Today marks the official release of jMonkeyEngine 3.1 alpha. Generally I wouldn’t make a news post over a minor alpha release but a) jme has been pretty quite lately b) I’m currently looking at this engine right now c) it’s a pretty massive release.
In addition to underlying changes like a move to github, transition from ant to gradle build systems and implementation of a commenting system that isnt from the 90s, there are some pretty huge new features, such as iOS support, FBX importing, VR support, render optimizations and much more.
Not only does this release mark the introduction of some absolutely game-changing features (or shall we say, abbreviations: iOS, FBX, VR!); it also marks a significant step forward in jME’s underlying infrastructure. In the following weeks, we will explain each and every one of these changes in depth.
All the same bits, structured differently
First, we switched from using Google Code (SVN) to GitHub (Git) for our source code repository.
And then, as if that wasn’t enough, we went from using ANT for our build system to using Gradle.
We also migrated our forum to the ever more awesome Discourse, which was followed by a series of website updates, with more to come.
These structural changes will allow us to do our work more effectively, and with the combined power of GitHub and Discourse, we’re already seeing a big uptake in contributions and overall user participation.
Unified Renderer Architecture
Previously, there would be a Renderer implementation for each platform that jME3 supported, but all of these platforms supported OpenGL, so in the end, this led to a lot of code duplication. Each time we wanted to add a new renderer feature, all existing renderer implementations had to be modified in the same way.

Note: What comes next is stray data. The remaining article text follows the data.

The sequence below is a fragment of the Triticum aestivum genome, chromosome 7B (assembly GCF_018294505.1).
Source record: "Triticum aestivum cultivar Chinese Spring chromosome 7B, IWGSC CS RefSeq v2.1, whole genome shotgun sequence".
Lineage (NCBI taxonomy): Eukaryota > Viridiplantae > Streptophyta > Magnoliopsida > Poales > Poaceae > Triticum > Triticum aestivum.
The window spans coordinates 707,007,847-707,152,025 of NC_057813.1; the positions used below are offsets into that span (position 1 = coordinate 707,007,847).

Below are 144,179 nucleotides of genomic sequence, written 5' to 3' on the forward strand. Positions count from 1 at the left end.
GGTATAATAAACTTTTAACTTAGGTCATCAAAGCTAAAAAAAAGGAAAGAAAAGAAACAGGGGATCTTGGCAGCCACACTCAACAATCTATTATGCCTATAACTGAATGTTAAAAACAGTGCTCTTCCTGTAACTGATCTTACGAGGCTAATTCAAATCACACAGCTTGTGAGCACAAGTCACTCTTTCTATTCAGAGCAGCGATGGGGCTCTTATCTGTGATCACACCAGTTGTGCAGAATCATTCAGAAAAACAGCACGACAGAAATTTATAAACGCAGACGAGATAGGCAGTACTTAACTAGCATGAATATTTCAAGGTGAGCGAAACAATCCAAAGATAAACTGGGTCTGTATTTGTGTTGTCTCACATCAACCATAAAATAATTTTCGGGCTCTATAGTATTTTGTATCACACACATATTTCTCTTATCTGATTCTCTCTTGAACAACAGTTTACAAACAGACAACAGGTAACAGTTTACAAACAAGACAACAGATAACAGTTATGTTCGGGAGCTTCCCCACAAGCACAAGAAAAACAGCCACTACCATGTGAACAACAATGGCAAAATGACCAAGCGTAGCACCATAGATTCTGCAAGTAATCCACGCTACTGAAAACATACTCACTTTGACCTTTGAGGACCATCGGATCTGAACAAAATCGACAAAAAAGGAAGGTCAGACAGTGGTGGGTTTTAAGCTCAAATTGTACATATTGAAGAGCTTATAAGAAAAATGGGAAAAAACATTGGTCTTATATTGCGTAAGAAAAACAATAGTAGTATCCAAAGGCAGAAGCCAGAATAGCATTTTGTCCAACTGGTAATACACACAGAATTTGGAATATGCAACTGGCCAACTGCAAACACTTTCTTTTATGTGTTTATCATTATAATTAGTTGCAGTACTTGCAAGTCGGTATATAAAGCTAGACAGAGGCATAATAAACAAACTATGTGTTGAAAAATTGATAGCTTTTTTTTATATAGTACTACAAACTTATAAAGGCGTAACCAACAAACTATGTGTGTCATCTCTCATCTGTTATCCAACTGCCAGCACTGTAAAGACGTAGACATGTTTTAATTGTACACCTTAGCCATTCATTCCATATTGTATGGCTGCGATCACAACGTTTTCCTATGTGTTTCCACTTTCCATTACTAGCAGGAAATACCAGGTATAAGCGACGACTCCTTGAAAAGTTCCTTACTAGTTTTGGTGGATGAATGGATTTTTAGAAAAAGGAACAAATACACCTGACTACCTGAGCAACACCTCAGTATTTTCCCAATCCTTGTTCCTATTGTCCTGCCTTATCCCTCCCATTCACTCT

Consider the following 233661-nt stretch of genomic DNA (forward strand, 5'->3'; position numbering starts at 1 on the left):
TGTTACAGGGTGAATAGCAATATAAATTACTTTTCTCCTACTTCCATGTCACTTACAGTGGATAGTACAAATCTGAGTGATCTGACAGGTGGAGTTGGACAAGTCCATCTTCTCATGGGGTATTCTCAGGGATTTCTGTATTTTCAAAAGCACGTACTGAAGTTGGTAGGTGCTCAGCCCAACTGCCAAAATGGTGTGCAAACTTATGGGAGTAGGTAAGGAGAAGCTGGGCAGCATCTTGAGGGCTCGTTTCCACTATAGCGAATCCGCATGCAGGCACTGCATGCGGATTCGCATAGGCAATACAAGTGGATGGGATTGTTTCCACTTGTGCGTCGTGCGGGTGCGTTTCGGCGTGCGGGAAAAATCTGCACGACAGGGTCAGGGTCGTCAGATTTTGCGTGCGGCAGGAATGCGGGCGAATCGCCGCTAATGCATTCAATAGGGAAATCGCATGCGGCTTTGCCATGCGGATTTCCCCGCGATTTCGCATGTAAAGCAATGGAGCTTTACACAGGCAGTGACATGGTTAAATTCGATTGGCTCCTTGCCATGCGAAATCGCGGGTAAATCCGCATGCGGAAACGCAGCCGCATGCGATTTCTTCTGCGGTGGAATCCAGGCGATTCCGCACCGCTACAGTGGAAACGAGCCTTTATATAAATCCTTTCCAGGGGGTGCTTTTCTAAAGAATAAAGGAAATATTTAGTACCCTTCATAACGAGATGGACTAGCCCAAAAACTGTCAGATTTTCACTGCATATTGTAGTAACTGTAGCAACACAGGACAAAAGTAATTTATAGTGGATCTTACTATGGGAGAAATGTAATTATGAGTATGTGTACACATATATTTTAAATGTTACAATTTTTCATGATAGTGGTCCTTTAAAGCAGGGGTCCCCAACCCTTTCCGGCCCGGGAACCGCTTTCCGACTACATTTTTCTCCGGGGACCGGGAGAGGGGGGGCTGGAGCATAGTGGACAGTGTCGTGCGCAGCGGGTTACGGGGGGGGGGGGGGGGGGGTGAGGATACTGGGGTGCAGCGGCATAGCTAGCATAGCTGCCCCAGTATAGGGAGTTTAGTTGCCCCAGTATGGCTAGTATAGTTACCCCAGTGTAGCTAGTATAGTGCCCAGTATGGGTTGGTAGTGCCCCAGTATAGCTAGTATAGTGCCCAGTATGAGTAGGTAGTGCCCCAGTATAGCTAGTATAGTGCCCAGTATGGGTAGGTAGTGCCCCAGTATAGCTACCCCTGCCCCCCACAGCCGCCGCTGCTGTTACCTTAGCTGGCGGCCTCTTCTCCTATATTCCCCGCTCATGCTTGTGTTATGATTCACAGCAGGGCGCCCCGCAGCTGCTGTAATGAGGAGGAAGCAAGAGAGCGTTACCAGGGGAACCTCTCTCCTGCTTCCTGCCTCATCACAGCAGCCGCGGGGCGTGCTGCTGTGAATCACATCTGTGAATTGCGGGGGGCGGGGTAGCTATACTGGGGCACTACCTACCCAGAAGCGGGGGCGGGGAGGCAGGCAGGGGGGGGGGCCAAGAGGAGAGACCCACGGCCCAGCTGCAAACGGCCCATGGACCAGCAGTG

The new unified renderer architecture means there’s only 1 Renderer implementation, “GLRenderer”, which then calls into GL interfaces implemented by each back-end – this is much easier to maintain. It means easier modification of renderer internals, including performance improvements, as well as the ability to add really advanced features to the renderer that wasn’t possible before. As a consequence, the OpenGL 1 renderer is now out, nobody will ever miss it and (probably) nobody used it for anything. There were some other changes around the rendering pipeline, reduce useless work and improve performance.
OpenGL 3 Core Profile Support
This is a significant improvement especially on Mac OS X and Linux where using the Core Profile actually allows more features to be used than otherwise. Do note that many jME3 shaders don’t support GLSL 1.5 which is required on some platforms when using OpenGL Core Profile – this is being worked on …
Geometry / Tesselation Shader Support
Added support for specifying geometry and tessellation shaders in the material definition. Note that this requires hardware capable of running such shaders. This feature is not used in the engine itself for any capability.
Scene Graph Optimizations
Previously, the engine would need to recurse into the scene graph 3 times every frame, even if nothing was changed! This has been improved so only the branches of the scene graph that require updating or rendering are actually walked into. This equals big performance boost for mostly static and large scenes. The only kind of scenes that don’t benefit from this are scenes where all objects and lights are constantly moving and the entire scene is visible in the camera the whole time. Those kinds of scenes are very rare!
In addition, hardware skinning is now enabled by default, which means a big speed boost when there are many animated models on screen.
Remy “nehon” already made a post about this which you can read here. With both single pass lighting and light culling you can now expect big performance improvements in large scenes with many lights. – When rendering shadows for lights, only casters that are inside the light’s area of influence are rendered.
FBX Importer (Beta!)